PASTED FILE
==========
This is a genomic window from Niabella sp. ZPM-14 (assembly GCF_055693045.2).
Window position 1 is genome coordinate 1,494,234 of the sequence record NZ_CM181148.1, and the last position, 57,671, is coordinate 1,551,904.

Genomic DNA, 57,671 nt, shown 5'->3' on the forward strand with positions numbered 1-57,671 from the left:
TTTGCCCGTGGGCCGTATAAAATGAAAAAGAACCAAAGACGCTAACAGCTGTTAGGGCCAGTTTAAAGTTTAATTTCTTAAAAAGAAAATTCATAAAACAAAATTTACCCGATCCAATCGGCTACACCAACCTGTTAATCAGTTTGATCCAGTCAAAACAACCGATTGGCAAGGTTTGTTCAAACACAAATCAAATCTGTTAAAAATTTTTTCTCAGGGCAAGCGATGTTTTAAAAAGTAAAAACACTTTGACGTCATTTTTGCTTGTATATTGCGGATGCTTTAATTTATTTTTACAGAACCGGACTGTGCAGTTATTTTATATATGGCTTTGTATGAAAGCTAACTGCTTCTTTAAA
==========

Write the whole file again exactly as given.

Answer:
This is a genomic window from Niabella sp. ZPM-14 (assembly GCF_055693045.2).
Window position 1 is genome coordinate 1,494,234 of the sequence record NZ_CM181148.1, and the last position, 57,671, is coordinate 1,551,904.

Genomic DNA, 57,671 nt, shown 5'->3' on the forward strand with positions numbered 1-57,671 from the left:
TTTGCCCGTGGGCCGTATAAAATGAAAAAGAACCAAAGACGCTAACAGCTGTTAGGGCCAGTTTAAAGTTTAATTTCTTAAAAAGAAAATTCATAAAACAAAATTTACCCGATCCAATCGGCTACACCAACCTGTTAATCAGTTTGATCCAGTCAAAACAACCGATTGGCAAGGTTTGTTCAAACACAAATCAAATCTGTTAAAAATTTTTTCTCAGGGCAAGCGATGTTTTAAAAAGTAAAAACACTTTGACGTCATTTTTGCTTGTATATTGCGGATGCTTTAATTTATTTTTACAGAACCGGACTGTGCAGTTATTTTATATATGGCTTTGTATGAAAGCTAACTGCTTCTTTAAA